Chance encounter leads to discovery of history of St Pat’s Community Centre

15 Dec 2022

By Contributor

By Prof Tom Brett

Professor Tom Brett and Michael Piu
Professor Tom Brett with St Pat’s Community Centre CEO, Michael Piu. Photo: Tom Brett/Supplied.

A chance encounter in June 2022 with John McLoughlin, proprietor of McLoughlin Books in Westport, County Mayo, led me on an interesting journey of discovery about the life and times of his uncle, Brother Ignatius Hannick of the Oblate of Mary Immaculate Order.

McLoughlin’s Bookstore had requested a re-supply of ‘We are Mayo’ (Tom Brett, Sean Rice) and I had completed a delivery to them.

Before I departed the shop, John asked me if I had ever come across Br Ignatius who had moved to Fremantle, Western Australia many years earlier.

I had to admit that I knew nothing about him but undertook to make some enquiries on my return to Fremantle in early July.

Family background

Ignatius was the third youngest of eleven children – four boys and seven girls – born to John Joseph (JJ) and Margaret Hannick, General Merchants and Potato Exporters from Ardnaree, Ballina, County Mayo.

He was the youngest of the boys and like his 10 siblings, attended the local national school in Ardnaree.

The family business must have been quite successful as Ignatius and his brothers had their secondary education at the Jesuit boarding school at Mungret in Limerick while his sisters boarded at the Ursuline Convent in Sligo.

One of his sisters, Breege, died at age 16 years following an accident at school.

Two of his sisters, Phyllis and Therese, later joined the Ursuline order, however Therese subsequently left due to ill-health and worked as an Art teacher in Ballina.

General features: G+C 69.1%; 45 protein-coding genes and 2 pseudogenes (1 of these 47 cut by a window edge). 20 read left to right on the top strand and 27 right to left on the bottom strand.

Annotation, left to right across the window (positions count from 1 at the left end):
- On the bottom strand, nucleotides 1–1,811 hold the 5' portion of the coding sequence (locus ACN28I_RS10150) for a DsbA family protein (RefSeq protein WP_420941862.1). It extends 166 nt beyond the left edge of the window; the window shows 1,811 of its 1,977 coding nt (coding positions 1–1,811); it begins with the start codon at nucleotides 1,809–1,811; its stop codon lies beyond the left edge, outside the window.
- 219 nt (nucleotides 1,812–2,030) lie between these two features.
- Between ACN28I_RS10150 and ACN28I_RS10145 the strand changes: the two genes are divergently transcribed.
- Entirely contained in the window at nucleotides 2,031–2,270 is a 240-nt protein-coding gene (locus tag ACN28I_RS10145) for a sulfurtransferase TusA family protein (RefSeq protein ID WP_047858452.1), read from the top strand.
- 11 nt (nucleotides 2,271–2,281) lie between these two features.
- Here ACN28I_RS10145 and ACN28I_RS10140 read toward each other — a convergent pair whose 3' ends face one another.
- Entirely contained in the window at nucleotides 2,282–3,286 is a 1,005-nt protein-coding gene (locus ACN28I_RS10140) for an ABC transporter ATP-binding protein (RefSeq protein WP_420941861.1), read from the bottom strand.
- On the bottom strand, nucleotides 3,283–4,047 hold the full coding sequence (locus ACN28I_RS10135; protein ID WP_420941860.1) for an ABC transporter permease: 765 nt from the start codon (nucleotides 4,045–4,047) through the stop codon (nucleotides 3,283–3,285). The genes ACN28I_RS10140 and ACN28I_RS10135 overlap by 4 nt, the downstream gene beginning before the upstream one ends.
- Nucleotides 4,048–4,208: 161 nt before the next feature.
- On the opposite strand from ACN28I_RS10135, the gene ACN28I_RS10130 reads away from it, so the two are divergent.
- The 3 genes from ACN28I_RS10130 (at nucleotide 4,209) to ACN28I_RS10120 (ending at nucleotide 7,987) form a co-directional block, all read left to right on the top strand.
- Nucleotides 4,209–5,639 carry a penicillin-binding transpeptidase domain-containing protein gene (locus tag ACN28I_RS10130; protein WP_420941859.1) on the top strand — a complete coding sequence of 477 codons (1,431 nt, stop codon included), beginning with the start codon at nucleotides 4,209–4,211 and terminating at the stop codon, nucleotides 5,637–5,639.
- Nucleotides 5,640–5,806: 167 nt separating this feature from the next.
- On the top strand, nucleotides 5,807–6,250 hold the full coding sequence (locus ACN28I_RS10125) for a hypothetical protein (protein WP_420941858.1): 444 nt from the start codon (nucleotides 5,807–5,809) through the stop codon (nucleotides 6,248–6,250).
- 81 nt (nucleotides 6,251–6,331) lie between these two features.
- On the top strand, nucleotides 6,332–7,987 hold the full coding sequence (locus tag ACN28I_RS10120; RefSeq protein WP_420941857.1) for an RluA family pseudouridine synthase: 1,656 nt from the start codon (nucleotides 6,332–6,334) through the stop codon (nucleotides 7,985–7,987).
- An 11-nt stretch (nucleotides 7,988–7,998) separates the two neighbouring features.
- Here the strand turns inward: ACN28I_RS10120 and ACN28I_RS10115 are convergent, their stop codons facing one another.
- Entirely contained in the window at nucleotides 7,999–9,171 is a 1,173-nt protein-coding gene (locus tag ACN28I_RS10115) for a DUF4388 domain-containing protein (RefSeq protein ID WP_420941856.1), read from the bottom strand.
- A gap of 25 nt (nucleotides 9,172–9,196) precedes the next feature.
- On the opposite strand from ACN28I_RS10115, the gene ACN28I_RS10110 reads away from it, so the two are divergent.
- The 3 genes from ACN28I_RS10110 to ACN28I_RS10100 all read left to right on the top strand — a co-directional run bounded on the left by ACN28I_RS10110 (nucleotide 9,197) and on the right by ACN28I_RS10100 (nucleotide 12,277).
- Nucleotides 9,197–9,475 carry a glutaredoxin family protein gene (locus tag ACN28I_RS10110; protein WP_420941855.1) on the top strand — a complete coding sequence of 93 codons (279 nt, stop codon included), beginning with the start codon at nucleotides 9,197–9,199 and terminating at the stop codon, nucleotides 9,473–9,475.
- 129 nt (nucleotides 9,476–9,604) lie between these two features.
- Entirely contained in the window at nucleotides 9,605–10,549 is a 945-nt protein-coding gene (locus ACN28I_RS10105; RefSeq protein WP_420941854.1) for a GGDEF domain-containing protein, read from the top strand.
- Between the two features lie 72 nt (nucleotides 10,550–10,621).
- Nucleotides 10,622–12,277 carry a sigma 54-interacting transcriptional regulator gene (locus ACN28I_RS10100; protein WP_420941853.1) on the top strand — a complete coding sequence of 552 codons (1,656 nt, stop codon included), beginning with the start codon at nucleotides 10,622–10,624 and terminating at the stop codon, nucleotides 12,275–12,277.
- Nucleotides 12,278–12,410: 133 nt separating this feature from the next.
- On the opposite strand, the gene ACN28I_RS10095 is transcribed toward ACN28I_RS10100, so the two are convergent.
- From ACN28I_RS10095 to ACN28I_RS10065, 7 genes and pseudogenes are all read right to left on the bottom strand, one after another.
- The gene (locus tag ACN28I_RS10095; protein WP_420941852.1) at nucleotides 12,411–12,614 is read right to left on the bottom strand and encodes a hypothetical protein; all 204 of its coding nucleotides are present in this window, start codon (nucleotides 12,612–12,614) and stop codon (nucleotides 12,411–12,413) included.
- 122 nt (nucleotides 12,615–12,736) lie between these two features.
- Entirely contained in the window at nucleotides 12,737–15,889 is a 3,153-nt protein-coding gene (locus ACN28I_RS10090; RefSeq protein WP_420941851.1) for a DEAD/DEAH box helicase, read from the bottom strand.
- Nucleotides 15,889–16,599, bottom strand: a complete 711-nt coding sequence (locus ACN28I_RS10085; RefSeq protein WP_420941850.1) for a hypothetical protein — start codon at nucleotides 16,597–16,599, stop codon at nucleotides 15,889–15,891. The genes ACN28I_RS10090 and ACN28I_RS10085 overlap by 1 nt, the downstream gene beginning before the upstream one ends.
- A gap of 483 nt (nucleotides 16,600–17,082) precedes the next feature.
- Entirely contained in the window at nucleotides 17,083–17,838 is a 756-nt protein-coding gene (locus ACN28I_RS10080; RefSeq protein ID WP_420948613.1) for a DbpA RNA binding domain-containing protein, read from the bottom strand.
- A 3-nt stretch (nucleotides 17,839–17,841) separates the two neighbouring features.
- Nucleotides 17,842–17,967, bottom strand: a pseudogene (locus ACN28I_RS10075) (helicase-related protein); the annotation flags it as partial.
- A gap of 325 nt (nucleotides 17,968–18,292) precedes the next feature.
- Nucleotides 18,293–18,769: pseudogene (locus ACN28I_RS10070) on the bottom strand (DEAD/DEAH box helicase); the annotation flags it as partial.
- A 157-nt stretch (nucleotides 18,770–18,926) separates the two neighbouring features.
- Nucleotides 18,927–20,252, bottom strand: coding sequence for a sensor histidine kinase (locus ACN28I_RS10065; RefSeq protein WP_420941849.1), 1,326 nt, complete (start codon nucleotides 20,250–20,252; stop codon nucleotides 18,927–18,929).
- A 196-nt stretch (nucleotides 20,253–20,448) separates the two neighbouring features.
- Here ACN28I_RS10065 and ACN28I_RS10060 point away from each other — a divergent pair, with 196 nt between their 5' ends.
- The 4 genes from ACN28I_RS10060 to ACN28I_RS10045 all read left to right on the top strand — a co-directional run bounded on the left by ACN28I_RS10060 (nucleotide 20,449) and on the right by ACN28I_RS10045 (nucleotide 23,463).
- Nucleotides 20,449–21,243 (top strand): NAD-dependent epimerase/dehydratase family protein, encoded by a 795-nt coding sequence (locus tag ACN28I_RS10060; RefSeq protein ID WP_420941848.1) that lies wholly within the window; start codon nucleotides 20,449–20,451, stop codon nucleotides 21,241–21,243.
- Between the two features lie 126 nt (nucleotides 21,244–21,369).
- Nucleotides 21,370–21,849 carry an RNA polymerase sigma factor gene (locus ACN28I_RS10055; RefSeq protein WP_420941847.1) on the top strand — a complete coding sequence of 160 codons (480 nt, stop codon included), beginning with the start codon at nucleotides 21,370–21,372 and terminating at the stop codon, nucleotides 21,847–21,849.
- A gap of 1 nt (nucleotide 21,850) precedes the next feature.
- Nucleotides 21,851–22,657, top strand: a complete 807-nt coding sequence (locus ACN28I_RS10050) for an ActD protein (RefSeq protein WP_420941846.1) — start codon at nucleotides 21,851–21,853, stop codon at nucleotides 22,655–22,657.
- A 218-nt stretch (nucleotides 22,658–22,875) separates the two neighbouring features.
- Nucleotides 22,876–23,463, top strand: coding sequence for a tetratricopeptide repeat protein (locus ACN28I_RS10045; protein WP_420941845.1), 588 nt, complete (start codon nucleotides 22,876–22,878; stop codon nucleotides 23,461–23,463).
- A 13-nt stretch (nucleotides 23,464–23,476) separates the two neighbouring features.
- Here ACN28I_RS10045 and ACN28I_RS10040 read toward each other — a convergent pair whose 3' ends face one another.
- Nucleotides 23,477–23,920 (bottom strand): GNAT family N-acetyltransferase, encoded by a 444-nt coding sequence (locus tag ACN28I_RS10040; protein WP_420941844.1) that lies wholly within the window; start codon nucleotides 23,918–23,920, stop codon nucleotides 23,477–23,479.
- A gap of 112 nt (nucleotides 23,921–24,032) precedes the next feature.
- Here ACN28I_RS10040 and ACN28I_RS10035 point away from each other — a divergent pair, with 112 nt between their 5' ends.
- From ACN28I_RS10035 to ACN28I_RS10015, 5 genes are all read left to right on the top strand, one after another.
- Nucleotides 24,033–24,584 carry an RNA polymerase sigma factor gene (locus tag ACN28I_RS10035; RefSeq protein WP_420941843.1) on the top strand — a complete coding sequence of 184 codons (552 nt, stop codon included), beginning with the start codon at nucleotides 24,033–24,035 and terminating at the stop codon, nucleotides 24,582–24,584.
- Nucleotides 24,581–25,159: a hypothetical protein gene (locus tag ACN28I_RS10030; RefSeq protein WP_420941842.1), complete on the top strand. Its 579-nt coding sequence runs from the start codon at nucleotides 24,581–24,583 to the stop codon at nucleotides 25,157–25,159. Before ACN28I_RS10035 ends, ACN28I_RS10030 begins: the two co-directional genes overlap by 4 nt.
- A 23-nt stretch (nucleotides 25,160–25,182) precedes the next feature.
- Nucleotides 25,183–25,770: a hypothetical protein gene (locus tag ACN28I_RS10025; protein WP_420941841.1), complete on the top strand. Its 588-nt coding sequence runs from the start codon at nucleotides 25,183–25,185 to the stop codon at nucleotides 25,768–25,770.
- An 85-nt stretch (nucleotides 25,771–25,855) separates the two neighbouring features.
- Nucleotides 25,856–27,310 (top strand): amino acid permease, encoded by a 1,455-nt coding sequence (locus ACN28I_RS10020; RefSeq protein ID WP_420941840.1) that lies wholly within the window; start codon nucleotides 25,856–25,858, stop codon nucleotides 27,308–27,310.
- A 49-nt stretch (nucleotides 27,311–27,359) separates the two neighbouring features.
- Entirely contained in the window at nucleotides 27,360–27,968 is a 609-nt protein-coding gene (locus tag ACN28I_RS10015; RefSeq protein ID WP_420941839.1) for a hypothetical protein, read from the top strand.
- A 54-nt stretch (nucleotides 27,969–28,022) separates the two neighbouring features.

Another two sisters, Ann and Agnes, trained as nurses in Jervis St Hospital in Dublin.

Dympna became a PE teacher in Connecticut, USA while Margaret owned a bookshop (McLoughlin’s) in Westport and was the mother of John.

Tommy was the eldest of the family and became a Bank manager in Sligo while Jackie began farming in the Ballina area.

The remaining boys, Tony and Ignatius, worked for a while learning the tricks of the trade of the family business as apprentices with Williams’ store in Tullamore before eventually deciding on entering religious life.

Tony, became a priest and ministered in Yakima, Washington State, USA while Ignatius joined the Oblate of Mary Immaculate Order and was professed in 1959.

In his youth, Ignatius was a passionate gaelic footballer and played with the local Ardnaree Sarsfields team.

By all accounts he was also an accomplished singer and his favourite party piece was the song ‘Jerusalem’.

In his late teens, he developed the dreaded scourge of tuberculosis but was fortunate to be one of the lucky ones who survived and made a good recovery from the condition.

Brother Ignatius worked for a while at St Conleth’s Reformitory School for young boys in Daingean, County Offaly which was run by the Oblate order at the time.

It was there that he got to know Martin Cahill (an inmate from 1965-67) who would subsequently become one of Ireland’s most notorious underworld figures and was known as The General.

Daingean had a reputation for the severity of punishments meted out to the boys incarcerated there.